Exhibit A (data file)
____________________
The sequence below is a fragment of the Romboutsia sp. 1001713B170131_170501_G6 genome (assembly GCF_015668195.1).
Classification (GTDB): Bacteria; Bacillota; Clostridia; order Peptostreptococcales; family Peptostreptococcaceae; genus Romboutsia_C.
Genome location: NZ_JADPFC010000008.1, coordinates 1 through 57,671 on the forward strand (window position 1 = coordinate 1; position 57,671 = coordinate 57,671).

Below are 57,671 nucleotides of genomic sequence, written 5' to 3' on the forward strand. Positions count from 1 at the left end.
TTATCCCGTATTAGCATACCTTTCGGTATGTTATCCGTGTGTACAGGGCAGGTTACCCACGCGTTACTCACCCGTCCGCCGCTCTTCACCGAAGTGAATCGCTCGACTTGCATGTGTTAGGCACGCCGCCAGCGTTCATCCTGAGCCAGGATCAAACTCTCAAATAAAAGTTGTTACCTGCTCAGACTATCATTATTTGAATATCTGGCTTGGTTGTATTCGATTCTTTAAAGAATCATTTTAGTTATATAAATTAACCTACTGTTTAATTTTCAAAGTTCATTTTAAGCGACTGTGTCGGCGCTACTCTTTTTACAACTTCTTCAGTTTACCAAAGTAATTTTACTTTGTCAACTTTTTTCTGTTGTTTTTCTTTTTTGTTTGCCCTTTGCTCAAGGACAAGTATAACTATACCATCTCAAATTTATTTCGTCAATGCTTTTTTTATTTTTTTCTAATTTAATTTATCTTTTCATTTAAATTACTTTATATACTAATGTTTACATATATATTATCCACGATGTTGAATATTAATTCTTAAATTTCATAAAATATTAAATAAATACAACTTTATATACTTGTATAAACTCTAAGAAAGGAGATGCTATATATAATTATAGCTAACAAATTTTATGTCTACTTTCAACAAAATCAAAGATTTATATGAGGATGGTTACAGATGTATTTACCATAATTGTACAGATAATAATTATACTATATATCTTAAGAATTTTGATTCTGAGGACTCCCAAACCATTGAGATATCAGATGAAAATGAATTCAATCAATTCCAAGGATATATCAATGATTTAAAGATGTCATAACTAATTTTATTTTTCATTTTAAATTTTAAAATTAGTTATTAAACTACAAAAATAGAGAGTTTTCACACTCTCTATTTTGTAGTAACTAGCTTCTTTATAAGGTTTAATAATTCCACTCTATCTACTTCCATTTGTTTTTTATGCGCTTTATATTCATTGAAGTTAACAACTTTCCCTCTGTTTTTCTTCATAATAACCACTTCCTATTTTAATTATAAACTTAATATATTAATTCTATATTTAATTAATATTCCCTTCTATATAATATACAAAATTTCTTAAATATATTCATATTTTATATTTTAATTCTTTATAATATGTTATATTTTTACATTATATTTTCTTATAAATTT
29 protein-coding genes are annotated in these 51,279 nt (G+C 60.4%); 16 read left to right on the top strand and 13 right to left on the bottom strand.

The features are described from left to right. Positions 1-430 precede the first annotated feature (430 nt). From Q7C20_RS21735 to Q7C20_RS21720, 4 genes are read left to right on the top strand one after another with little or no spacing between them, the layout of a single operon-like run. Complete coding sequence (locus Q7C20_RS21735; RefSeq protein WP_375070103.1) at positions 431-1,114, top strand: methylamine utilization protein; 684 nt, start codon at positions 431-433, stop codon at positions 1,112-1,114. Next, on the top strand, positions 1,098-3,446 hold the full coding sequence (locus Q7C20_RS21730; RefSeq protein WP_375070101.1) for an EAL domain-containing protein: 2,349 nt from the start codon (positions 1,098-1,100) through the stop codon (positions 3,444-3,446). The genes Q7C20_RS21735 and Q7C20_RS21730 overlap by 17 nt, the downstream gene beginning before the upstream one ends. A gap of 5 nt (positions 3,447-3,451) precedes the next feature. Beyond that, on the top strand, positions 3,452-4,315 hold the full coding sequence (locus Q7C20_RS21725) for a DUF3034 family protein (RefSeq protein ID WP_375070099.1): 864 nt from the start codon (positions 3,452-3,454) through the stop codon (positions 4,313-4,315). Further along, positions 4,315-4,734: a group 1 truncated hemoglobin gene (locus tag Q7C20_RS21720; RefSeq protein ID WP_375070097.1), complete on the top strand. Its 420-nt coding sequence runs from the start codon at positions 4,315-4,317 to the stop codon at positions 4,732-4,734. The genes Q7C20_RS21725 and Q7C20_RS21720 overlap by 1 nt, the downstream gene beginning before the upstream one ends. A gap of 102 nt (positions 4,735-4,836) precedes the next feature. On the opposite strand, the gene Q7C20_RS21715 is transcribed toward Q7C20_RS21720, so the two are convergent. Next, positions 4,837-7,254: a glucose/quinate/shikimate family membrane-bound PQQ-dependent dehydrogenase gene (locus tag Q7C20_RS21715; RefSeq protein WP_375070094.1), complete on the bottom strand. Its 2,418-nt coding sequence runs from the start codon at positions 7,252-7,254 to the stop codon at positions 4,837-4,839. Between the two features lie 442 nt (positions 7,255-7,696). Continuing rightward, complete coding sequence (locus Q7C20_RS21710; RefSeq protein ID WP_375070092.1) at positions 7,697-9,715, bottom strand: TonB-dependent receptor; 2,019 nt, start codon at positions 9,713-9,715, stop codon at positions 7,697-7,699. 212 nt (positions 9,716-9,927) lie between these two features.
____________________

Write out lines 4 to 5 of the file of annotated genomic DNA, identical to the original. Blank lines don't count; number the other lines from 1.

Below are 57,671 nucleotides of genomic sequence, written 5' to 3' on the forward strand. Positions count from 1 at the left end.
TTATCCCGTATTAGCATACCTTTCGGTATGTTATCCGTGTGTACAGGGCAGGTTACCCACGCGTTACTCACCCGTCCGCCGCTCTTCACCGAAGTGAATCGCTCGACTTGCATGTGTTAGGCACGCCGCCAGCGTTCATCCTGAGCCAGGATCAAACTCTCAAATAAAAGTTGTTACCTGCTCAGACTATCATTATTTGAATATCTGGCTTGGTTGTATTCGATTCTTTAAAGAATCATTTTAGTTATATAAATTAACCTACTGTTTAATTTTCAAAGTTCATTTTAAGCGACTGTGTCGGCGCTACTCTTTTTACAACTTCTTCAGTTTACCAAAGTAATTTTACTTTGTCAACTTTTTTCTGTTGTTTTTCTTTTTTGTTTGCCCTTTGCTCAAGGACAAGTATAACTATACCATCTCAAATTTATTTCGTCAATGCTTTTTTTATTTTTTTCTAATTTAATTTATCTTTTCATTTAAATTACTTTATATACTAATGTTTACATATATATTATCCACGATGTTGAATATTAATTCTTAAATTTCATAAAATATTAAATAAATACAACTTTATATACTTGTATAAACTCTAAGAAAGGAGATGCTATATATAATTATAGCTAACAAATTTTATGTCTACTTTCAACAAAATCAAAGATTTATATGAGGATGGTTACAGATGTATTTACCATAATTGTACAGATAATAATTATACTATATATCTTAAGAATTTTGATTCTGAGGACTCCCAAACCATTGAGATATCAGATGAAAATGAATTCAATCAATTCCAAGGATATATCAATGATTTAAAGATGTCATAACTAATTTTATTTTTCATTTTAAATTTTAAAATTAGTTATTAAACTACAAAAATAGAGAGTTTTCACACTCTCTATTTTGTAGTAACTAGCTTCTTTATAAGGTTTAATAATTCCACTCTATCTACTTCCATTTGTTTTTTATGCGCTTTATATTCATTGAAGTTAACAACTTTCCCTCTGTTTTTCTTCATAATAACCACTTCCTATTTTAATTATAAACTTAATATATTAATTCTATATTTAATTAATATTCCCTTCTATATAATATACAAAATTTCTTAAATATATTCATATTTTATATTTTAATTCTTTATAATATGTTATATTTTTACATTATATTTTCTTATAAATTT